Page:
Tor Browser is a web browser based on Mozilla Firefox but configured to protect your privacy.

Tor alone is not enough to protect your anonymity and privacy while browsing the web. All modern web browsers, such as Firefox, support JavaScript, Adobe Flash, cookies, and other services which have been shown to be able to defeat the anonymity provided by the Tor network.

Tor Browser integrates all sorts of security measures to prevent such attacks. But since Tor Browser disables some dangerous functionalities, some sites might not work as usual.

Some frequently asked questions about Tor Browser can be found in the FAQ.

If you want to browse web pages on your local network, refer to our documentation on accessing resources on the local network.

AppArmor confinement

Tor Browser in Tails is confined with AppArmor to protect the system and your data from some types of attacks against Tor Browser. As a consequence, Tor Browser in Tails can only read and write to a limited number of folders.

This is why, for example, you might face Permission denied errors if you try to download files to the Home folder.
  • You can save files from Tor Browser to the Tor Browser folder that is located in the Home folder. The content of this folder will disappear once you shut down Tails.

  • If you want to upload files with Tor Browser, copy them to that folder first.

  • If you have activated the Personal Data persistence feature, then you can also use the Tor Browser folder that is located in the Persistent folder. In that case, the content of this folder is saved and remains available across separate working sessions.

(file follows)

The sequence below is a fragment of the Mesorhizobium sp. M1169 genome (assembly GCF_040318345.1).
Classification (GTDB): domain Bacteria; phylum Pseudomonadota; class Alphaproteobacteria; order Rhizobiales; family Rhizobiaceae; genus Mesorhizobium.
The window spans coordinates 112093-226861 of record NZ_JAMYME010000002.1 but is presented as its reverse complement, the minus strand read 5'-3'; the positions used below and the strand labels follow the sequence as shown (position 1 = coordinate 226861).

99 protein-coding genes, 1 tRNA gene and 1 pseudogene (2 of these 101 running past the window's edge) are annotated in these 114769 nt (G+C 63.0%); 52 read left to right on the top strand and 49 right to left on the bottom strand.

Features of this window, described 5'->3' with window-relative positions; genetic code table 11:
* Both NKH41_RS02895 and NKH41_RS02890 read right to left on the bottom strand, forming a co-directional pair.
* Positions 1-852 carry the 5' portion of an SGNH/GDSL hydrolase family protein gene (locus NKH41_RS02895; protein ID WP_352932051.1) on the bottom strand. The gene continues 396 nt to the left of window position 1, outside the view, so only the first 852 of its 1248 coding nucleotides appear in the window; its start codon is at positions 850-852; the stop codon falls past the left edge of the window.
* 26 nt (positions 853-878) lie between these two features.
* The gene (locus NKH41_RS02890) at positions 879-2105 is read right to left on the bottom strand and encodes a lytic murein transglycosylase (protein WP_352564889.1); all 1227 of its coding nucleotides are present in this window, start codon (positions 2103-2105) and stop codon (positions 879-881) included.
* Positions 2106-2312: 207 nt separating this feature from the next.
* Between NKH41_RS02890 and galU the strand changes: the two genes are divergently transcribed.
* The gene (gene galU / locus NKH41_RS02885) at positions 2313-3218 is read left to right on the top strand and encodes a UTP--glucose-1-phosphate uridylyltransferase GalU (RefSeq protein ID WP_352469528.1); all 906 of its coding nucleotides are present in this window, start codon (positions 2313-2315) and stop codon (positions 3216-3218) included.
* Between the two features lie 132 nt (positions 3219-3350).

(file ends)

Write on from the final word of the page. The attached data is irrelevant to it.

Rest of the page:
To be able to download files larger than the available RAM, you need to activate the Personal Data persistence feature.

HTTPS encryption with HTTPS Everywhere

Using HTTPS instead of HTTP encrypts your communications while browsing the web.

All the data exchanged between your browser and the server you are visiting is encrypted. HTTPS prevents the Tor exit node from eavesdropping on your communications.

HTTPS also includes mechanisms to authenticate the server you are communicating with. But, those mechanisms can be flawed, as explained on our warning page.

For example, here is how the browser looks when we try to log in to an email account at riseup.net, using their webmail interface:

Notice the padlock icon on the left of the address bar saying "mail.riseup.net". Notice also the address beginning with "https://" (instead of "http://"). These are the indicators that an encrypted connection using HTTPS is being used.

When you are sending or retrieving sensitive information (like passwords), you should try to only use services providing HTTPS. Otherwise, it is very easy for an eavesdropper to steal whatever information you are sending, or to modify the content of a page on its way to your browser.